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Aziza Akhmouch

INTERVIEW - NEWSLETTER # 11 - WINTER 2011-2012

Interview with Aziza Akhmouch,

Head of the OECD water-governance programme

For the 6th World water forum, you coordinate the international group on water governance and you recently published the OECD book on water governance. What is the current situation in terms of the major governance issues?

The "water crisis" is in fact often a "crisis of governance". Access to water for the entire population is not simply a technical or financial issue, it also requires improved governance. Unfortunately, the responsibilities and commitments of the various stakeholders are highly fragmented. Whether countries are more or less developed, have more or less water and whatever their institutional situation, the challenges are the same, i.e. coordination of water policies and stakeholders, discrepancies between responsibilities and funding capacity, divergent goals among decision-makers and inadequate congruence between administrative and hydrological borders. To reach the Millennium development goals, improved governance is a mandatory condition to mobilise all water stakeholders in favour of sustainable water policies. There are no universal solutions and the OECD report provides an analysis and a number of comparisons that can be used to identify obstacles and implement proven techniques. The "Good governance" group coordinated by the OECD during the preparations for the 6th forum came to the same conclusions.

What do you hope the forum will do to advance governance on the basin level and what commitments do you think the international community might adopt?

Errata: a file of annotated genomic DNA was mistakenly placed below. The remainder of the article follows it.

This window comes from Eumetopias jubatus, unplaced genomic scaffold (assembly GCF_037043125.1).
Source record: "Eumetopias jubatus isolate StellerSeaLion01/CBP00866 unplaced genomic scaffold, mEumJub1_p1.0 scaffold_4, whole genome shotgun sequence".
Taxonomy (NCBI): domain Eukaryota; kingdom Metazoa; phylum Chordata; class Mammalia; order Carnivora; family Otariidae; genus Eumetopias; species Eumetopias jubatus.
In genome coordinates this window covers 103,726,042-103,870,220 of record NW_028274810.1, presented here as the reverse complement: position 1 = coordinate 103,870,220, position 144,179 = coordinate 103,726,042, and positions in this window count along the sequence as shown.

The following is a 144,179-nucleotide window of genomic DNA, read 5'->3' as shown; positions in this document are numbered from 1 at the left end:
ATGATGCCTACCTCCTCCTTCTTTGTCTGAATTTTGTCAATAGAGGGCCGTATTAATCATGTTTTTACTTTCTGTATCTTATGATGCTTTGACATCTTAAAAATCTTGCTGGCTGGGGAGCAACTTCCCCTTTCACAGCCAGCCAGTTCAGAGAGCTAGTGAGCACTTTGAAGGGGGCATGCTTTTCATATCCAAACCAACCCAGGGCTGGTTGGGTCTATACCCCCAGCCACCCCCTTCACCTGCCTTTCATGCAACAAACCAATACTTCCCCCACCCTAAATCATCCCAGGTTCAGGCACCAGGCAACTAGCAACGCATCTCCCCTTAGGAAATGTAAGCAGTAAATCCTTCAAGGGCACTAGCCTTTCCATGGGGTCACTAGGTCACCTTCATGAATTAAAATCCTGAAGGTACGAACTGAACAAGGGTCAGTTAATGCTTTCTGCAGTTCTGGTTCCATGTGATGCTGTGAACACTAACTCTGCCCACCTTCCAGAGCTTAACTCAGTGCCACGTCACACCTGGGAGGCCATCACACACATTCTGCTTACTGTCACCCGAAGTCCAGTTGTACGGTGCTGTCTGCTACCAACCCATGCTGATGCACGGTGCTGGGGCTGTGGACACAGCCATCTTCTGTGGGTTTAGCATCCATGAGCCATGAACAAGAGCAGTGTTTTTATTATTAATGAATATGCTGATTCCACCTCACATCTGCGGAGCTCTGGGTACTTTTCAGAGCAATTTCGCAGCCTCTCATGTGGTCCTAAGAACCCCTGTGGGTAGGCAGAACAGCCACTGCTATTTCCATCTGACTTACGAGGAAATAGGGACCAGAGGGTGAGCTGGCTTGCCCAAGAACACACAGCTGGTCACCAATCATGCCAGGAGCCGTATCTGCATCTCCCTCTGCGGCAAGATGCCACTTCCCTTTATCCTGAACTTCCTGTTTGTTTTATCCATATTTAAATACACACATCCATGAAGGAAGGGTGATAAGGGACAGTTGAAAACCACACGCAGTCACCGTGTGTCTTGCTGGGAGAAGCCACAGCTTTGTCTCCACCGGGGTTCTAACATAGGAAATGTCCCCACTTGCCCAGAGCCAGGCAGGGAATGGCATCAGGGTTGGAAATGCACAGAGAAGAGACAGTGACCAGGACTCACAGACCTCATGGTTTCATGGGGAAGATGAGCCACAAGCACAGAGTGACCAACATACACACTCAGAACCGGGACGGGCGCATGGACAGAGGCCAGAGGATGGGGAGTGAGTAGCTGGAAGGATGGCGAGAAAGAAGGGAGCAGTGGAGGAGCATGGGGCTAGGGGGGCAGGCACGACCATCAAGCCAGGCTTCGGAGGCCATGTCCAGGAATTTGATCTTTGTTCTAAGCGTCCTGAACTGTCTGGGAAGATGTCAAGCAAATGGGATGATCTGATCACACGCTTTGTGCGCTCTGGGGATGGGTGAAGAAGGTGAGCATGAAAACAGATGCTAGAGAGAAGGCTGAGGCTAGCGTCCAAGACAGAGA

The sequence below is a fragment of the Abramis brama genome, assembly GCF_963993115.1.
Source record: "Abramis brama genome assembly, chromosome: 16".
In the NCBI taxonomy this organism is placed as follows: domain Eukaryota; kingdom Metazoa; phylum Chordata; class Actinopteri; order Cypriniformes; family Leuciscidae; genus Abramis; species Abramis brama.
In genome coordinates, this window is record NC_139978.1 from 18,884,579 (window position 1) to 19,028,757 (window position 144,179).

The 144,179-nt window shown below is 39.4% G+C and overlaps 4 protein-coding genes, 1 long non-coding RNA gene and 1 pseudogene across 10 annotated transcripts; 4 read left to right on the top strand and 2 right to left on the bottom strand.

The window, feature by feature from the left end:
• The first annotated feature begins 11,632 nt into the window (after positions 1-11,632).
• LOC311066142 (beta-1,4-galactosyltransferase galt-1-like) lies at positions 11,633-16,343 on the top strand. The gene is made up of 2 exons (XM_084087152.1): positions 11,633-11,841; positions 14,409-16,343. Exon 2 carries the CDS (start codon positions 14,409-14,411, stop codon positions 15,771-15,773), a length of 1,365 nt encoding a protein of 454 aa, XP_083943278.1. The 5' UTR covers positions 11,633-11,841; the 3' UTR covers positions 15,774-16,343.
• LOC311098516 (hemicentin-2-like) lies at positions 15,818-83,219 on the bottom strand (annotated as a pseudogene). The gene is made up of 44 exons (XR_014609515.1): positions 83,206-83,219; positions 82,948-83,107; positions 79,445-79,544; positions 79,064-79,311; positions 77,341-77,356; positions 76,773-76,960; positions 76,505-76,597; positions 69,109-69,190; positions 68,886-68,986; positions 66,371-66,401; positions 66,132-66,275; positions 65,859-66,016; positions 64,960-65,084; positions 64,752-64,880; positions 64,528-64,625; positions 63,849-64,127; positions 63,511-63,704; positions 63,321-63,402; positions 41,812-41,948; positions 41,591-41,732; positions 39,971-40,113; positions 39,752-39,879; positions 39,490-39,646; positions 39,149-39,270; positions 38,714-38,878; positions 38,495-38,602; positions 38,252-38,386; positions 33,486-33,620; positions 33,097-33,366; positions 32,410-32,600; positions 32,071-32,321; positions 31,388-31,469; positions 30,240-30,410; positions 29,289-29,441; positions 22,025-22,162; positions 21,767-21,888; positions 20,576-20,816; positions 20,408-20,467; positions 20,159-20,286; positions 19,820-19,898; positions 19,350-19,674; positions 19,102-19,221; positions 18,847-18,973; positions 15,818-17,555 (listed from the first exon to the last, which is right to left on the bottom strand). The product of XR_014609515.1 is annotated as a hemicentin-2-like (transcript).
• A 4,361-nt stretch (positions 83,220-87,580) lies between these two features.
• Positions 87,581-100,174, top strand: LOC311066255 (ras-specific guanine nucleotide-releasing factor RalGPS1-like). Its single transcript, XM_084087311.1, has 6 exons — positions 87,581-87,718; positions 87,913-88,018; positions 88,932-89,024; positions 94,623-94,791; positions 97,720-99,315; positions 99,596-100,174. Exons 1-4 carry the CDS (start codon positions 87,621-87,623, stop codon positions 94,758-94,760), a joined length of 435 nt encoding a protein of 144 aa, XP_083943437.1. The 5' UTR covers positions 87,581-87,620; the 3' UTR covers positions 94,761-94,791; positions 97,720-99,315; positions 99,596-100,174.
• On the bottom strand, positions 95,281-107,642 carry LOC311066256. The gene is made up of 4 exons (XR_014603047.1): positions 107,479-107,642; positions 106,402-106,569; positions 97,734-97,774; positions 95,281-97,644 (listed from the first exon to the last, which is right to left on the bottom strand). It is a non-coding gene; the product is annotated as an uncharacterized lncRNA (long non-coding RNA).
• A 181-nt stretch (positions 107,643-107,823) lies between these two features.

The fact that the forum targets solutions is fundamental if it means we can go beyond simply drawing up lists. Technical, financial and even institutional solutions exist, but the difficulty lies in their implementation. The key messages issued during previous forums, the tools listed, existing platforms and initiatives will serve to transform the solutions into solid political goals. The next World forum in 2015 could then be the "implementation" forum for the commitments made in Marseille.

Over 300 contributors worked to produce some 100 "solutions" for good water governance that have now been listed on line. We hope to obtain solid commitments from the institutional partners and the key decision-makers to turn water governance into a priority and work toward the various targets. The OECD, for example, has committed to creating a network of leaders for good water governance, comprising many different stakeholders from around the world, to incorporate the targets from Marseille in its public-policy dialogues. The goal is to promote implementation of the solutions well beyond 2012, basing the work on shared experiences and synergy between the political, educative, scientific and citizenship sectors, notably in each river basin.

Evaluation of the performance levels of water and sanitation services is one of the six targets set to achieve good water governance. What are the main solutions that have been identified to improve performance evaluation and monitoring?

Performance indicators constitute a basis for dialogue, discussion and enhanced knowledge, and they enable a group of stakeholders to identify shared reference points. They are fantastic tools in a context of multi-level governance. Some 30 different systems have been listed, from the water-policy evaluation method of the EU to IB-Net at the World Bank, plus benchmarking (Portugal) and reporting (Australia) systems, the national observatory for water and sanitation services in France and real-time monitoring systems in Italy and the Netherlands. The diversity of systems would indicate that there is not an ideal system to measure performance, but rather that it depends on a collaborative effort between the national and infranational levels and must adapt to each context.

 

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